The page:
Tee many martoonies.
Dear Word Detective: How did the word “belt” come to mean taking a shot of alcohol? — Robert Schultz.
That is, as we say in the question-answering business, a darn good question. If I were a drinking man, I’d drink to that question. But I’m not, so I won’t, and neither should you. Also please refrain from using a cell phone and/or driving while reading this column. Contents may cause drowsiness, insomnia, hair loss, hair growth, unusual thoughts and possibly an odd burning smell. Tell your doctor if you notice a change in the length of your arms or legs, because doctors always know the best tailors.
For a small word, “belt” has spawned a remarkable number of uses, both literal and figurative, over the centuries since it first appeared in Old English. Ultimately rooted in the Latin “balteus,” meaning “sword belt” or “girdle,” in English “belt” at first was applied to any sort of leather strap around the waist, whether intended to hold up a weapon or simply the wearer’s pants. By the 14th century, a special use of belts to signify rank or athletic distinction had emerged, a sense still found in the “Black Belt,” etc., of the martial arts. Sports also gave us the phrase “to hit below the belt” (to fight unfairly), while “to tighten one’s belt” has meant “to cut back on expenditures” or “to endure hunger” since the 19th century. “Belt” has also been used for a wide variety of things resembling a belt, from the humble “conveyor belt” in a factory to an entire geographic swath of a country, as in “Bible Belt.”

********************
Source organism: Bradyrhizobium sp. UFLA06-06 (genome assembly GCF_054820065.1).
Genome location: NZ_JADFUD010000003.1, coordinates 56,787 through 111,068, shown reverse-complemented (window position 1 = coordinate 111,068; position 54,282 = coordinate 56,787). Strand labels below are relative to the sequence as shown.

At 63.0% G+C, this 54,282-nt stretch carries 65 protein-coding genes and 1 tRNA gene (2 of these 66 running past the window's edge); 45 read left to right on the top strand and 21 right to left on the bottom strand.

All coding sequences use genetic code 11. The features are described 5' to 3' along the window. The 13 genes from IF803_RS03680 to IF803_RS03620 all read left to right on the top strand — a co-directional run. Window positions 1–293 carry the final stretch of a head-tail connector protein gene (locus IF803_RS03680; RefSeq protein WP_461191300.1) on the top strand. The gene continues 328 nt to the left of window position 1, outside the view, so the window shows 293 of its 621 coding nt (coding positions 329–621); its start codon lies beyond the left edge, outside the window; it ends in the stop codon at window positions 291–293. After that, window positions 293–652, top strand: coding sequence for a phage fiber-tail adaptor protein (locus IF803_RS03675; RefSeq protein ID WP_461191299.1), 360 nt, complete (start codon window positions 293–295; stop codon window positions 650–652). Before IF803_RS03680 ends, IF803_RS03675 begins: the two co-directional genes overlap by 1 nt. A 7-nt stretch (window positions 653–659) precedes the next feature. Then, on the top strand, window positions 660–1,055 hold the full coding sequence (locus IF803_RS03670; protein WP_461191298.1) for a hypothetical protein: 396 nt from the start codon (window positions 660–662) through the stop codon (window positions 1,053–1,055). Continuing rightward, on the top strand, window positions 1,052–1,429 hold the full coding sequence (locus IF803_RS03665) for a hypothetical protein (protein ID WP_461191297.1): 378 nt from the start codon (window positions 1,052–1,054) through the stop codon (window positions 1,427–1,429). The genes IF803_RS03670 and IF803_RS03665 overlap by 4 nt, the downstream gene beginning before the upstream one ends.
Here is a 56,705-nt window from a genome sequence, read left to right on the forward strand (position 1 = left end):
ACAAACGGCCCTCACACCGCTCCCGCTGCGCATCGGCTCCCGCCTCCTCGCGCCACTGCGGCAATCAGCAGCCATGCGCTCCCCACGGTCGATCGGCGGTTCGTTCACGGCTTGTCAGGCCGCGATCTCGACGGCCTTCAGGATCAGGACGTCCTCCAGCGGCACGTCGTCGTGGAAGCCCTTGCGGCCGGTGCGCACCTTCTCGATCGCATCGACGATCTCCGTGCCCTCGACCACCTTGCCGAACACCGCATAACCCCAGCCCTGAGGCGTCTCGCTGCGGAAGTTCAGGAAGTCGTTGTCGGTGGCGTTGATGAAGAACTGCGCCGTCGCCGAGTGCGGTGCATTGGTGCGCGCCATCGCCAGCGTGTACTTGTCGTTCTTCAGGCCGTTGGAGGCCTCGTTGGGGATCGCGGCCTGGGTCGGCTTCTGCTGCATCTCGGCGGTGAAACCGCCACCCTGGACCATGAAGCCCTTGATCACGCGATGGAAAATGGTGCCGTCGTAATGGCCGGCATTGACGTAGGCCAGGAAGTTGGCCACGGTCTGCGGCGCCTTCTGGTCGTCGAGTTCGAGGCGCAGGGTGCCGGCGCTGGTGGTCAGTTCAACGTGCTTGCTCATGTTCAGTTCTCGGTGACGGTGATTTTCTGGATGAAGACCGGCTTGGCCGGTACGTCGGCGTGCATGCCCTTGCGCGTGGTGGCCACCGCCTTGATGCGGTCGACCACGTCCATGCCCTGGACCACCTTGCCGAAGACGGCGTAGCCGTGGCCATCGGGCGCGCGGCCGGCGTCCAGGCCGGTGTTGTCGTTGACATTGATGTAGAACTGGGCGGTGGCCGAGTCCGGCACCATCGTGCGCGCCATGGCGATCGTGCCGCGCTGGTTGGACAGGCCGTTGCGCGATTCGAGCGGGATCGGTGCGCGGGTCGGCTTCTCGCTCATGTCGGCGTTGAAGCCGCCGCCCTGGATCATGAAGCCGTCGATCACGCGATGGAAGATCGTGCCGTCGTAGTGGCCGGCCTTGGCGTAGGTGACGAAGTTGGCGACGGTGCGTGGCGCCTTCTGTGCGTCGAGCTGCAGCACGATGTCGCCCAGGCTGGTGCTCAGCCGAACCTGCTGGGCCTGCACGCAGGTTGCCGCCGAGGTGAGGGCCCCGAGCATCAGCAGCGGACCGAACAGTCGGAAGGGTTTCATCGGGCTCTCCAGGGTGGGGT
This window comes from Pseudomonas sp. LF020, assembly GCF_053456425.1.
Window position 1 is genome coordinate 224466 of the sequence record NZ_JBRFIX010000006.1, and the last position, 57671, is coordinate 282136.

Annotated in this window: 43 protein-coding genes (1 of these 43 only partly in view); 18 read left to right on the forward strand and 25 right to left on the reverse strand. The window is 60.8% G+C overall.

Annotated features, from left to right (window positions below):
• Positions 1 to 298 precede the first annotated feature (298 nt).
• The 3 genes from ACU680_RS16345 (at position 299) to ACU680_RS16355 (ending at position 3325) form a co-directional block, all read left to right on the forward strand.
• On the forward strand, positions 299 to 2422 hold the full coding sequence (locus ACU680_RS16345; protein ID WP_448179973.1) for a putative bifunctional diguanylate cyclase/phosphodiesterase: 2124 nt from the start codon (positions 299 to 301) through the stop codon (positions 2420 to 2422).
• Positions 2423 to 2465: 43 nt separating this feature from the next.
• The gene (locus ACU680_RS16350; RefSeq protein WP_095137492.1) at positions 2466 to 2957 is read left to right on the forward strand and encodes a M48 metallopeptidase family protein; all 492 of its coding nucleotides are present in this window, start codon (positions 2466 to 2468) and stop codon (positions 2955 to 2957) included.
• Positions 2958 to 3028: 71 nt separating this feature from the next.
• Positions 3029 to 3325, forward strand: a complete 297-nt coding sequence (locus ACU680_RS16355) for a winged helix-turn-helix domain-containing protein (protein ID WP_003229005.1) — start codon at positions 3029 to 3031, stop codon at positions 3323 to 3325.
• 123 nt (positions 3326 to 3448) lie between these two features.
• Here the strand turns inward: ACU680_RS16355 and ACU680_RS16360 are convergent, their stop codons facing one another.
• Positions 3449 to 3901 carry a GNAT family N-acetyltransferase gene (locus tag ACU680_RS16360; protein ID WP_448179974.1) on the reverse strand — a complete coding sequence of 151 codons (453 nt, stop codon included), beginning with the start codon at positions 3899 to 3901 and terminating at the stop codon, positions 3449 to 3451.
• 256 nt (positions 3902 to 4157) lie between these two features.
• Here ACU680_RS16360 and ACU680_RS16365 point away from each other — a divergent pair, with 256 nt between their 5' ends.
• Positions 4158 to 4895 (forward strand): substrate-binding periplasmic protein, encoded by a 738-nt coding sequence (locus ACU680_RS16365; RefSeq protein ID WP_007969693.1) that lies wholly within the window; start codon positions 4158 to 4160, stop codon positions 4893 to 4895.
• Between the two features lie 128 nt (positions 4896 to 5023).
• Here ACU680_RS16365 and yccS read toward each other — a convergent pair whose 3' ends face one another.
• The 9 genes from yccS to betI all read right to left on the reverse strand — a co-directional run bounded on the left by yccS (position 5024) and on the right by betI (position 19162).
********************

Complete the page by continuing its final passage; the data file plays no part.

“Belt” as a verb originally meant “to encircle with a belt,” especially as a symbol of honor or rank, or to mark off an area by stripping the bark off of trees. But the use of the common belt as a weapon, whether to punish children adults, soon made “belt” a synonym for “thrash or beat.” This led to “belt” meaning “to hit strongly” as well as the more genteel “belt” meaning “to sing or speak with great vigor” (“Bessie really belted out that song”). Somewhere between the “punch” and “sing” senses of “belt” emerged, in the mid-1800s, “belt” as a shortened form of “belt the bottle,” meaning “to drink liquor heavily” (“Jack takes to belting the old grape right freely to get his zing back,” Damon Runyon, Guys and Dolls). This “belt” paralleled the use of “hit” in the same sense, as in “hit the sauce.”
This verb sense of “belt” meaning “to drink” then led, by the 1920s, to the use of “belt” as a noun meaning “a drink of liquor,” especially a quick, possibly furtive drink (Bob stepped behind the bleachers and took a quick belt from his flask”).